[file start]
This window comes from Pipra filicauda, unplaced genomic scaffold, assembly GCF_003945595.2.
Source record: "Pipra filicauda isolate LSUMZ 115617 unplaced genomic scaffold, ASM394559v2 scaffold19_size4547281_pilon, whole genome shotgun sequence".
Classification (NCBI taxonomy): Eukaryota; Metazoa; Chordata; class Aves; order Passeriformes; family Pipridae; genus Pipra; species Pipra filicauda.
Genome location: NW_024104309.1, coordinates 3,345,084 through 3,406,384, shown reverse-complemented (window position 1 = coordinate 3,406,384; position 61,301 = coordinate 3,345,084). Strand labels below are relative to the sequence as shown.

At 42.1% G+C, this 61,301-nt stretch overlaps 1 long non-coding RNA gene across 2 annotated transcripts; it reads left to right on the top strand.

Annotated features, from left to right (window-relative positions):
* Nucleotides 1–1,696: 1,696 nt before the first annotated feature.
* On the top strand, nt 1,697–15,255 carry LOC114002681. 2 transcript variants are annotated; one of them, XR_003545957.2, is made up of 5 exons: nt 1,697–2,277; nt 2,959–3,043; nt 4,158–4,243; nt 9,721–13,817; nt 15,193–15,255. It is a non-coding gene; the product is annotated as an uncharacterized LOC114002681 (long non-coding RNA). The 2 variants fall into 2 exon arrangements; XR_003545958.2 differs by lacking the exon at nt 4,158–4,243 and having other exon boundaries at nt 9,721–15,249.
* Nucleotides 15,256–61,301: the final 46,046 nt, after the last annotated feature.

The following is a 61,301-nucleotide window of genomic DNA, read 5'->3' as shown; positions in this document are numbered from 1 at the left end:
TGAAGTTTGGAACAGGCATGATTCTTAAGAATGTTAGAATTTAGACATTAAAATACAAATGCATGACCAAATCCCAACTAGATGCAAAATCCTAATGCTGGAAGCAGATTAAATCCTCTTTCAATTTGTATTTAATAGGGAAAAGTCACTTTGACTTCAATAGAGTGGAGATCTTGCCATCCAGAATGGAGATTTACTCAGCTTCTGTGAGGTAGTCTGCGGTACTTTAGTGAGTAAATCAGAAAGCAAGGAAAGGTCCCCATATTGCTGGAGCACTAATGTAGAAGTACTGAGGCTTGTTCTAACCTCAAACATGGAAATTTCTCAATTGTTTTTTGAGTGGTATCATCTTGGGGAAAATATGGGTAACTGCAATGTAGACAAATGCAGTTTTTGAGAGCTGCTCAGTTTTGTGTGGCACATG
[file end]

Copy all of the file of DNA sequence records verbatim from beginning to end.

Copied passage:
This window comes from Pipra filicauda, unplaced genomic scaffold, assembly GCF_003945595.2.
Source record: "Pipra filicauda isolate LSUMZ 115617 unplaced genomic scaffold, ASM394559v2 scaffold19_size4547281_pilon, whole genome shotgun sequence".
Classification (NCBI taxonomy): Eukaryota; Metazoa; Chordata; class Aves; order Passeriformes; family Pipridae; genus Pipra; species Pipra filicauda.
Genome location: NW_024104309.1, coordinates 3,345,084 through 3,406,384, shown reverse-complemented (window position 1 = coordinate 3,406,384; position 61,301 = coordinate 3,345,084). Strand labels below are relative to the sequence as shown.

At 42.1% G+C, this 61,301-nt stretch overlaps 1 long non-coding RNA gene across 2 annotated transcripts; it reads left to right on the top strand.

Annotated features, from left to right (window-relative positions):
* Nucleotides 1–1,696: 1,696 nt before the first annotated feature.
* On the top strand, nt 1,697–15,255 carry LOC114002681. 2 transcript variants are annotated; one of them, XR_003545957.2, is made up of 5 exons: nt 1,697–2,277; nt 2,959–3,043; nt 4,158–4,243; nt 9,721–13,817; nt 15,193–15,255. It is a non-coding gene; the product is annotated as an uncharacterized LOC114002681 (long non-coding RNA). The 2 variants fall into 2 exon arrangements; XR_003545958.2 differs by lacking the exon at nt 4,158–4,243 and having other exon boundaries at nt 9,721–15,249.
* Nucleotides 15,256–61,301: the final 46,046 nt, after the last annotated feature.

The following is a 61,301-nucleotide window of genomic DNA, read 5'->3' as shown; positions in this document are numbered from 1 at the left end:
TGAAGTTTGGAACAGGCATGATTCTTAAGAATGTTAGAATTTAGACATTAAAATACAAATGCATGACCAAATCCCAACTAGATGCAAAATCCTAATGCTGGAAGCAGATTAAATCCTCTTTCAATTTGTATTTAATAGGGAAAAGTCACTTTGACTTCAATAGAGTGGAGATCTTGCCATCCAGAATGGAGATTTACTCAGCTTCTGTGAGGTAGTCTGCGGTACTTTAGTGAGTAAATCAGAAAGCAAGGAAAGGTCCCCATATTGCTGGAGCACTAATGTAGAAGTACTGAGGCTTGTTCTAACCTCAAACATGGAAATTTCTCAATTGTTTTTTGAGTGGTATCATCTTGGGGAAAATATGGGTAACTGCAATGTAGACAAATGCAGTTTTTGAGAGCTGCTCAGTTTTGTGTGGCACATG